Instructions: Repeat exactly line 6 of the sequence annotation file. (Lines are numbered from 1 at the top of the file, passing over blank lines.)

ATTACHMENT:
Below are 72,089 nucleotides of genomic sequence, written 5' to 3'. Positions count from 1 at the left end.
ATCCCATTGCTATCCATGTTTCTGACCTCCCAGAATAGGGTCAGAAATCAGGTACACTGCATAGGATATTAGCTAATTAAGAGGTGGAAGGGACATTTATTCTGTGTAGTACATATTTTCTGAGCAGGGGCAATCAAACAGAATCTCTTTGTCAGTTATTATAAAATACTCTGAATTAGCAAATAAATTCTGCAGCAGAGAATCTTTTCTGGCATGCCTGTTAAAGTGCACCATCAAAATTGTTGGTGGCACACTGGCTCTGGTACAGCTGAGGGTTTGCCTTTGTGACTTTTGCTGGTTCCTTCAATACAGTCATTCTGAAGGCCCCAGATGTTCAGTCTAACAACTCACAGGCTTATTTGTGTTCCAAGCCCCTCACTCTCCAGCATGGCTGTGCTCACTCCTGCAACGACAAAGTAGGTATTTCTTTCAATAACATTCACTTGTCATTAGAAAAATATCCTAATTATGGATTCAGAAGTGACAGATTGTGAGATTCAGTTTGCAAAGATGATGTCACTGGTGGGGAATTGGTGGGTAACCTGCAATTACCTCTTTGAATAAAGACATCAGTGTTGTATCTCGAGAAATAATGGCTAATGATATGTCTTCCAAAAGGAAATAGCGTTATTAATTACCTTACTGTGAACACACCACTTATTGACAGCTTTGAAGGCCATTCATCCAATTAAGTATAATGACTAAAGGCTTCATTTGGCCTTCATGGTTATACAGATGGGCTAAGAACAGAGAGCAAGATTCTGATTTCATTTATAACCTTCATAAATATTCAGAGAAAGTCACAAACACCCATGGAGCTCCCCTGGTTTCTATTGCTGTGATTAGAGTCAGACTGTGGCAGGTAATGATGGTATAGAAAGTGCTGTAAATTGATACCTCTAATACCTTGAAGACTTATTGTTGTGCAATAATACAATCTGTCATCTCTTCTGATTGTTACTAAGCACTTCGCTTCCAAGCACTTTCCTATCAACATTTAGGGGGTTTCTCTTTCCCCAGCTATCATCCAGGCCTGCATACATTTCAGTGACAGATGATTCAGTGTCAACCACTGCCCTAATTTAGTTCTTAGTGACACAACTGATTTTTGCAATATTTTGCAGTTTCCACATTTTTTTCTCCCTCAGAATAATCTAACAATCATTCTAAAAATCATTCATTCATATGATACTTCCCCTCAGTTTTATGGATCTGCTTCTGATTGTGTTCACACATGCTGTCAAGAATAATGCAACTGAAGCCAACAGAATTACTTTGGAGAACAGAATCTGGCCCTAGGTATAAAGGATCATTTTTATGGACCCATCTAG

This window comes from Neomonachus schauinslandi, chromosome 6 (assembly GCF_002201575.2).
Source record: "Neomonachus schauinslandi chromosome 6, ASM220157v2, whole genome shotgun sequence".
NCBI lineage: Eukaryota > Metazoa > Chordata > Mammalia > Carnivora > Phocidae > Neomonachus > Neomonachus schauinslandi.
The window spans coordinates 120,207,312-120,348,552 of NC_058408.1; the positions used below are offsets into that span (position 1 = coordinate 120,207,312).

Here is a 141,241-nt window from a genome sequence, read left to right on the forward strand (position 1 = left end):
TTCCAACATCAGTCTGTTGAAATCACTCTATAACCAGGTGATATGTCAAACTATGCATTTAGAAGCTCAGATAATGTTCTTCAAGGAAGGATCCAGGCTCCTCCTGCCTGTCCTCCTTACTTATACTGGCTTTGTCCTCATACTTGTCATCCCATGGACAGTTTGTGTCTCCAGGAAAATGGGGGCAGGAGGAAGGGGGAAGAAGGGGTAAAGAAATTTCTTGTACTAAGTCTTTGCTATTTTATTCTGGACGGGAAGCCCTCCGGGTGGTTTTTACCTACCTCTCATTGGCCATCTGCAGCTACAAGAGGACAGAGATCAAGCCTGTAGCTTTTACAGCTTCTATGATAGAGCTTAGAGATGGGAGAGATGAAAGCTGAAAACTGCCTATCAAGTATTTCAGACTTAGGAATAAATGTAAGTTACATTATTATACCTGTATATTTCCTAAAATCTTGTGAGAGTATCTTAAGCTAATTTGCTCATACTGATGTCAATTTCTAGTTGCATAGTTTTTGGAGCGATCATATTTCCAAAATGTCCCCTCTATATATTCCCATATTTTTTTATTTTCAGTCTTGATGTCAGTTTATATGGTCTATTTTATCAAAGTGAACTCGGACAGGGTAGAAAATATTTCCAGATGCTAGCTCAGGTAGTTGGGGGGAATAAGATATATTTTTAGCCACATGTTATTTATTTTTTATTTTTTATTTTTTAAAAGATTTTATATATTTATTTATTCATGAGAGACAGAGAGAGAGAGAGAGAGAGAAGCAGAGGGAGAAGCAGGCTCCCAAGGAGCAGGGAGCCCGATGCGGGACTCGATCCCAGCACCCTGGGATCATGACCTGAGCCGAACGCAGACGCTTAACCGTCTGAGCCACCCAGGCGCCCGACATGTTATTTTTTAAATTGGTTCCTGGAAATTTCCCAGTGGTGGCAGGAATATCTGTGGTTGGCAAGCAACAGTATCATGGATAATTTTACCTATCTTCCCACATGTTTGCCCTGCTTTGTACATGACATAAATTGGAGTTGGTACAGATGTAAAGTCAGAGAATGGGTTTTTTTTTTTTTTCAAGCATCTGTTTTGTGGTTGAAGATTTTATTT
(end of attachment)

The window spans coordinates 120,207,312-120,348,552 of NC_058408.1; the positions used below are offsets into that span (position 1 = coordinate 120,207,312).